Myer Holdings Ltd and Harvey Norman Holdings Ltd Analysis

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Executive summary

Perceptive investors, lenders, and specific interests have a major role in conducting fundamental financial analysis in order to ascertain any firm’s financial health. This is normally carried out prior to settling or deciding to put some forms of investments in a particular corporation. The financial analysis involves the quantitative scrutiny of the filed financial statements across a specified fiscal period.

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One of the methods that are generally used to quantitatively analyze the company finances is through ratio analysis. From the ratio analysis, the company profitability, valuation measures, operational and general performances are indicated. In the context of Myer Holdings and Harvey Norman Holdings, investors can only ascertain whether the firms are eligible for investment after the analysis of their financial statements.

To determine whether these firms are eligible for future investments and to provide investors with full information on the firms that have future prospects for business growth and productivity, profitability, efficiency and financial stability ratios was performed. In the analysis, the firms, Myer Holdings, and Harvey Norman Holdings, profitability, efficiency, and financial stability were determined. The financial performances of these firms indicate that both have prospects for future investments. However, for perceptive investors, Harvey Norman Holdings have more prospects for investment compared to Hervey Holdings as indicated by its valuation and financial stability measures.

Introduction

Myer Holdings

Myer Holdings came into existence in the fiscal 1900 and became a public company in the same year. The firm is within the retail industry and operates departmental stores majorly within the main Australian cities. The company’s stores deal in women, men and children’s clothing, electrical appliances, furniture, children’s products such as toys, household products and accessories, general merchandise, as well as cosmetics and other beauty products (Myer Holdings: annual report 2012). Besides, the company offers the customers retail loyalty programs such as small loans, higher purchases, and other non-financial programs. With over 67 departmental stores spread all over Australia, the firm is currently boasting over two billion dollars in sales revenue with a market capitalization of over two billion (Yahoo Finance: business and finance 2013). The company’s departmental stores operate under the name Myer.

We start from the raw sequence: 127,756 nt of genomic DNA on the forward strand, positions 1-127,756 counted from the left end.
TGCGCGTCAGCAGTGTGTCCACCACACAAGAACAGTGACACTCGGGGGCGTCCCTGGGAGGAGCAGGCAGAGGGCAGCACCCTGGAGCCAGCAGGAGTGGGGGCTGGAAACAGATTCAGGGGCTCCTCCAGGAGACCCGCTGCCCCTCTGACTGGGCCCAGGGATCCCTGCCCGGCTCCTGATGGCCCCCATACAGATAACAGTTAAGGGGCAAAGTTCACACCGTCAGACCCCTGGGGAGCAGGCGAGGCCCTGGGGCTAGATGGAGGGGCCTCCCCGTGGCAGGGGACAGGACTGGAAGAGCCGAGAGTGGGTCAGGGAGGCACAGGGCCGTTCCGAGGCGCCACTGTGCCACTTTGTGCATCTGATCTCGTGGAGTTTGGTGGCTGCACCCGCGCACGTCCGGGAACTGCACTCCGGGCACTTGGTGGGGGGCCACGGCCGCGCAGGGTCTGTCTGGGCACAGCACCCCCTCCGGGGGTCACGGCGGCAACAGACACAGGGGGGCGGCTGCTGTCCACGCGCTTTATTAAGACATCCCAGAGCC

Harvey Norman Holdings

Founded in the financial year 1982 under the name Harvey Norman Holdings, the company was listed as a public company in the same year and is headquartered in Homebush West, Australia. Harvey Norman Holdings Limited is made up of a group of companies and its assets portfolios spreading within and outside Australia (Yahoo Finance: business and finance 2013). The company products consist of home and offices appliances, which are sold to retail businesses as well as office owners. As indicated, Harvey Norman Holdings consists of a group of companies, which hold its portfolio assets.

In Australia, Harvey Norman, Domayne, and Joyce Mayne complexes hold the property portfolios of the company (Harvey Norman Holdings: annual report 2012). Harvey Norman and Norman Ross stores found in various countries hold the company’s international assets. Currently, the company operates over 210-chartered stores within Australia and over 70 stores internationally. Not only does the group manages divisional supplies, but is equally involved in the media positioning dealings and chattels venture.

Profitability ratios

The profitability ratios of any firm typically begin with the profit margins. The profit margins generally indicate the profit quantity on sales that the company generates. In fact, profit margins indicate the return on sales at various points in the company balance sheet (Gibson, 2010). All profits margins are analyzed in this report except the return on capital employed.

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Net profit margin

In essence, Harvey Norman Holdings and Myer Holdings have used the net profit margins to compare their financial performance with other firms found in the industry. Harvey Norman Holdings’ greater net profit margins show that the corporation is profitable and manages to control its total costs (Guerard & Schwartz, 2007). For example, Myer Holdings’ net profit margin percentage declined from 9.65% reported in the fiscal 2011 to 8.80% recorded in the financial year 2012.

On the contrary, Myer Holdings has a low-profit margin, which specifies that its costs have considerably increased resulting in depressed profits. However, Hervey Norman Holdings reported a decline in the net profit margin percentage across the years under study. For example, Hervey Norman Holdings’ net profit margin percentage declined from 15.05% reported in the fiscal 2011 to 14.07% recorded in the financial year 2012.

Myer holdings Harvey Norman Holdings
2011 2012 % change 2011 2012 % change
Net profit margin 9.65 8.80 -8.81 15.05 14.07 -6.51